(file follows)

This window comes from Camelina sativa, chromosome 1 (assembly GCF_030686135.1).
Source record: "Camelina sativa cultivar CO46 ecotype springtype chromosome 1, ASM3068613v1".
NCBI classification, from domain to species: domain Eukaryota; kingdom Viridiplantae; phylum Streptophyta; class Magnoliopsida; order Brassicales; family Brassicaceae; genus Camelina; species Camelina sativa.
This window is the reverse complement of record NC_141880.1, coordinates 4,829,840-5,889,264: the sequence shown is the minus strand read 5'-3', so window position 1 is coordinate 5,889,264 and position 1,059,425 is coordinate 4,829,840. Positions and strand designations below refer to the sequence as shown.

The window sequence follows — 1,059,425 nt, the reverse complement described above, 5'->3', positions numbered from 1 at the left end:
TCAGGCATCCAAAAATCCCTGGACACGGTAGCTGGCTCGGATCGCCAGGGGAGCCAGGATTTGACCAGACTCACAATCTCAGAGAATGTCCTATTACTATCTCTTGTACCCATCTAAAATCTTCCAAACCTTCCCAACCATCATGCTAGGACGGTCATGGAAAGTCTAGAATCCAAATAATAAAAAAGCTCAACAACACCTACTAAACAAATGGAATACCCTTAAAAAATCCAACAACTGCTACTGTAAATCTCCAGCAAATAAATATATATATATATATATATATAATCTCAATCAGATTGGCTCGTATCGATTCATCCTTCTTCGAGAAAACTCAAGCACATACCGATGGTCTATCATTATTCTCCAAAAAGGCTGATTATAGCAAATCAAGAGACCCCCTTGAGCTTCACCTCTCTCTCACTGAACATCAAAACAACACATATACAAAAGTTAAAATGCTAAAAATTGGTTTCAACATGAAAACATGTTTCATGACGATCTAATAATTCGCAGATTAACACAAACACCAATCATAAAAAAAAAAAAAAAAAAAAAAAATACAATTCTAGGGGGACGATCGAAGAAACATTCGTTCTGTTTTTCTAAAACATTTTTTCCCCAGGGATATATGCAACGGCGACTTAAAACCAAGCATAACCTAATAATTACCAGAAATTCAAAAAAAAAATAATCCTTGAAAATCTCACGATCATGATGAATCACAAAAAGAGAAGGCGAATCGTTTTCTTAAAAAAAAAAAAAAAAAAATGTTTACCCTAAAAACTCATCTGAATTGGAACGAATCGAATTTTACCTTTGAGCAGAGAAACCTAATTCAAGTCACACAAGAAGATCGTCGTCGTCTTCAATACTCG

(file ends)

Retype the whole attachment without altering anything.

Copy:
This window comes from Camelina sativa, chromosome 1 (assembly GCF_030686135.1).
Source record: "Camelina sativa cultivar CO46 ecotype springtype chromosome 1, ASM3068613v1".
NCBI classification, from domain to species: domain Eukaryota; kingdom Viridiplantae; phylum Streptophyta; class Magnoliopsida; order Brassicales; family Brassicaceae; genus Camelina; species Camelina sativa.
This window is the reverse complement of record NC_141880.1, coordinates 4,829,840-5,889,264: the sequence shown is the minus strand read 5'-3', so window position 1 is coordinate 5,889,264 and position 1,059,425 is coordinate 4,829,840. Positions and strand designations below refer to the sequence as shown.

The window sequence follows — 1,059,425 nt, the reverse complement described above, 5'->3', positions numbered from 1 at the left end:
TCAGGCATCCAAAAATCCCTGGACACGGTAGCTGGCTCGGATCGCCAGGGGAGCCAGGATTTGACCAGACTCACAATCTCAGAGAATGTCCTATTACTATCTCTTGTACCCATCTAAAATCTTCCAAACCTTCCCAACCATCATGCTAGGACGGTCATGGAAAGTCTAGAATCCAAATAATAAAAAAGCTCAACAACACCTACTAAACAAATGGAATACCCTTAAAAAATCCAACAACTGCTACTGTAAATCTCCAGCAAATAAATATATATATATATATATATATAATCTCAATCAGATTGGCTCGTATCGATTCATCCTTCTTCGAGAAAACTCAAGCACATACCGATGGTCTATCATTATTCTCCAAAAAGGCTGATTATAGCAAATCAAGAGACCCCCTTGAGCTTCACCTCTCTCTCACTGAACATCAAAACAACACATATACAAAAGTTAAAATGCTAAAAATTGGTTTCAACATGAAAACATGTTTCATGACGATCTAATAATTCGCAGATTAACACAAACACCAATCATAAAAAAAAAAAAAAAAAAAAAAAATACAATTCTAGGGGGACGATCGAAGAAACATTCGTTCTGTTTTTCTAAAACATTTTTTCCCCAGGGATATATGCAACGGCGACTTAAAACCAAGCATAACCTAATAATTACCAGAAATTCAAAAAAAAAATAATCCTTGAAAATCTCACGATCATGATGAATCACAAAAAGAGAAGGCGAATCGTTTTCTTAAAAAAAAAAAAAAAAAAATGTTTACCCTAAAAACTCATCTGAATTGGAACGAATCGAATTTTACCTTTGAGCAGAGAAACCTAATTCAAGTCACACAAGAAGATCGTCGTCGTCTTCAATACTCG